There was evidence that particles of hair which were found on the Buick fender were similar to hair which was taken from the decedent's head. Also, there was evidence that fragments of paint which were found on the street, at the scene of the accident, came from the "same batch of mixed paints" as samples of paint which were removed from the Buick. Markings on the chrome strip (which strip was found in the street near the body) and photographs of the Buick indicate that the strip was the strip which was missing from the Buick.
A police officer testified that, in the afternoon of June 22, he and another officer had a conversation with defendant, wherein defendant said (in part) as follows: about 5:30 a. m. of that day he left a certain house and drove his car in a southerly direction on Pacific Avenue for a distance of approximately 100 feet, and then he drove on other streets and across a bridge; after he crossed the bridge he felt an impact on the right front fender of his car; then he saw the man whom his fender had struck; he continued driving and looked back and saw the man lying in the street; it appeared that the man was getting up on his hands and knees. Defendant also said that the reason he did not stop was that he did not think the man was hurt "too bad," and that he (defendant) had been drinking and there was a possibility that he might be arrested for "a 502" (driving while intoxicated).
As above stated, the first contention of appellant is that a violation of section 192, subdivision 3(b), of the Penal Code is a lesser and included offense in the offense of violation of section 480 of the Vehicle Code. Stated in another way (without designating the code sections), this contention is that the crime of manslaughter, a misdemeanor, resulting from the [166 Cal. App. 2d 311] unlawful driving of an automobile (without gross negligence), is included in the offense whereby a driver of an automobile fails to stop immediately and render aid when a person has been struck and killed by the automobile while the automobile was being driven without gross negligence. Appellant asserts that the essence of the crime charged in Count 2, that is, violation of section 480 of the Vehicle Code, "is killing and fleeing"; that said section 192, subdivision 3(b), denounces "a special type of killing, i.e., without gross negligence, and it is this type of killing which we say is always included in a violation of section 480 of the Vehicle Code under circumstances as exist in the case at bar."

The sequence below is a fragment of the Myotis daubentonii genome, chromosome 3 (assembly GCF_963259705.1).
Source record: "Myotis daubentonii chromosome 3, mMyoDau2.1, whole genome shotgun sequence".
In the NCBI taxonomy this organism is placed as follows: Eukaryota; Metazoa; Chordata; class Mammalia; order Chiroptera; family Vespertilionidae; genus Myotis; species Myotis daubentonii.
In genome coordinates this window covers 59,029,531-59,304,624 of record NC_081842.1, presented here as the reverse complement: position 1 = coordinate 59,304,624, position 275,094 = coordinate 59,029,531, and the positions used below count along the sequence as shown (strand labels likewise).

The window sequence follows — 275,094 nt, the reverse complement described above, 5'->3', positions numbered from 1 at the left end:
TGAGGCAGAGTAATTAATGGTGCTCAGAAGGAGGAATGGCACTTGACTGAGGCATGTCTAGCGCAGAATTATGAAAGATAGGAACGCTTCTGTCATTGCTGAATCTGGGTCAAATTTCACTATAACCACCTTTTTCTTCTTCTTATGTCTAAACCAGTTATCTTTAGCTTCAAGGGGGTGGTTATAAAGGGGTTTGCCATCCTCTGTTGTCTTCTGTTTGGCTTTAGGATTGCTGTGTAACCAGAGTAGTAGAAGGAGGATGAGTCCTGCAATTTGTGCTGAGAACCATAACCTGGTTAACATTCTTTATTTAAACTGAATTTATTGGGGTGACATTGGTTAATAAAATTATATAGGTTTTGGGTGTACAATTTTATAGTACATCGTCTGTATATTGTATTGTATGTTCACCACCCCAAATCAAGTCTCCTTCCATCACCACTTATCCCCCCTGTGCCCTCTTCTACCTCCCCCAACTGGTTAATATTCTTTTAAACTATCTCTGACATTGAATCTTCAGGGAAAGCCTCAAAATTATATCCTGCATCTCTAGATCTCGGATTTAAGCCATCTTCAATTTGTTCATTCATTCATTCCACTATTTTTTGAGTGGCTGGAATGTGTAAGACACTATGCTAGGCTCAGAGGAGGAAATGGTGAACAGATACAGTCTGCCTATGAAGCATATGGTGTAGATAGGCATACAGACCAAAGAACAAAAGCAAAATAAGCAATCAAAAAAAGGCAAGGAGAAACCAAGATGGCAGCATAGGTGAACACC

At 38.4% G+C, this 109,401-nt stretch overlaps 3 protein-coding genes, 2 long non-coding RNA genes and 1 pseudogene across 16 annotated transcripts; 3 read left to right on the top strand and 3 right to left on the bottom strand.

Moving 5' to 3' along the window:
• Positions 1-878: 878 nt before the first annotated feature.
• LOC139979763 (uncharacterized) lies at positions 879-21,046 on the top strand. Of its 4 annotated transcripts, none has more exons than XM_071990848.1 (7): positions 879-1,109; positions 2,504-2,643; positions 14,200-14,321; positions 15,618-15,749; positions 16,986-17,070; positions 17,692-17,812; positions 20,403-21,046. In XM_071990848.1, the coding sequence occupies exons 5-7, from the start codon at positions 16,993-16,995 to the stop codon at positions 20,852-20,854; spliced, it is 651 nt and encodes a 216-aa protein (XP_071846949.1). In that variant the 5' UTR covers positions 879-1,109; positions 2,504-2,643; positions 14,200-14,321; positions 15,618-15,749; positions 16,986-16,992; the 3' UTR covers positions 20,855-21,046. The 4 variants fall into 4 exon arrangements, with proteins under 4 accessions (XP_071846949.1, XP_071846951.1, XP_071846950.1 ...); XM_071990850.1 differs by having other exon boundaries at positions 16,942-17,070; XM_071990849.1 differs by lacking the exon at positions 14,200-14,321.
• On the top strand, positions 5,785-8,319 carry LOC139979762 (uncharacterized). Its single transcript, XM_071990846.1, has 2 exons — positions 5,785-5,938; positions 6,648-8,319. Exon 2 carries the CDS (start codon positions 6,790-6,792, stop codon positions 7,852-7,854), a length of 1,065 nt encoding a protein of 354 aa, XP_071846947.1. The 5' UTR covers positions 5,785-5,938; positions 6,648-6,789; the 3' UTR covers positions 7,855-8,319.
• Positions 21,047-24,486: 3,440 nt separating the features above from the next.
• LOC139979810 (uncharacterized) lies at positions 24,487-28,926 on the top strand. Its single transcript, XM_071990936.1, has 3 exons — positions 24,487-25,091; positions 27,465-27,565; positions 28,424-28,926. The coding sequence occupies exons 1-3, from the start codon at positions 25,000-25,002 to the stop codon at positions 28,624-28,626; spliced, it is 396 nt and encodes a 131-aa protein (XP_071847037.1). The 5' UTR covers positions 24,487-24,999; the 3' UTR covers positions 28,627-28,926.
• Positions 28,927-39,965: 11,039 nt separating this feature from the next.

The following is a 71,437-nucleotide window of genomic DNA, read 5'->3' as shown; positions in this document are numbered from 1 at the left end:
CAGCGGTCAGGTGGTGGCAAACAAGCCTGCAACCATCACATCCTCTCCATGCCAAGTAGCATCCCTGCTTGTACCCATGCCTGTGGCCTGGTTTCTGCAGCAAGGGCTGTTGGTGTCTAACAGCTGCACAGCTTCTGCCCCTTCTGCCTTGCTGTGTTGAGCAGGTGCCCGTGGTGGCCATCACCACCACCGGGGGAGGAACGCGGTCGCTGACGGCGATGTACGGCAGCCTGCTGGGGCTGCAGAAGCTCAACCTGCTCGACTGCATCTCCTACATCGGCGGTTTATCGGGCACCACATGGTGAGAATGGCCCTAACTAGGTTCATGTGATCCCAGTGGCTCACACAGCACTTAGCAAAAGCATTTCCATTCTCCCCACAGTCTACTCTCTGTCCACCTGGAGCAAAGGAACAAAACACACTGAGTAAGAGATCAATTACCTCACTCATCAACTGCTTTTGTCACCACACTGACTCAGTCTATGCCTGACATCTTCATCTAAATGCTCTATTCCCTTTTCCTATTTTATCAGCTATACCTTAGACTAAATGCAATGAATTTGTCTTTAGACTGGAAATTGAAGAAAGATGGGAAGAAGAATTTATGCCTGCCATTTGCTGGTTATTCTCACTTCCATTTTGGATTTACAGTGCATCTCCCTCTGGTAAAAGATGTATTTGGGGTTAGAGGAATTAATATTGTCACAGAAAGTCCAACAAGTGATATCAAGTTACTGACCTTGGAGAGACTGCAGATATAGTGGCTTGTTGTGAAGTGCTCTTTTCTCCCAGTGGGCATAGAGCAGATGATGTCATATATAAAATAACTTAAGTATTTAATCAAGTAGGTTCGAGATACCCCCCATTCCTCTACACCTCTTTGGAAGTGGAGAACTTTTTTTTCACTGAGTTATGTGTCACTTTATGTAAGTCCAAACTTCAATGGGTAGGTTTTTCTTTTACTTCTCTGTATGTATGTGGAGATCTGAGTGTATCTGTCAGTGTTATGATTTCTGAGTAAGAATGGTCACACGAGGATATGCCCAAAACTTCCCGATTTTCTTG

In People v. Greer, 30 Cal. 2d 589 [184 P.2d 512], it was said at page 596: "The test in this state of a necessarily included offense is simply that where an offense cannot be committed without necessarily committing another offense, the latter is a necessarily included offense."
Section 192 of the Penal Code provides in part: "Manslaughter is the unlawful killing of a human being, without malice. It is of three kinds: 1. ... 2. ... 3. In the driving of a vehicle--(a) In the commission of an unlawful act, not amounting to felony, with gross negligence; or in the commission of a lawful act which might produce death, in an unlawful manner, and with gross negligence. (b) In the commission of an unlawful act, not amounting to felony, without gross negligence; or in the commission of a lawful act which might produce death, in an unlawful manner, but without gross negligence. This section shall not be construed as making any homicide in the driving of a vehicle punishable which is not a proximate result of the commission of an unlawful act, not amounting to felony, or of the commission of a lawful act which might produce death in an unlawful manner."
Section 480 of the Vehicle Code provides: "The driver of any vehicle involved in an accident resulting in injury to any person, other than himself, or death of any person shall immediately stop such vehicle at the scene of such accident and shall fulfill the requirements of Section 482(a) hereof and any person failing to stop or to comply with said requirements ... is guilty of a public offense and ... shall be punished by imprisonment in the state prison ... or in the county jail ... or by fine. ..." Section 482, subdivision (a), provides in part that a driver of any vehicle which is involved in such an accident shall render reasonable assistance to the injured person, [166 Cal. App. 2d 312] and shall give to him certain information including the name and address of the driver, and the registration number of the vehicle he is driving.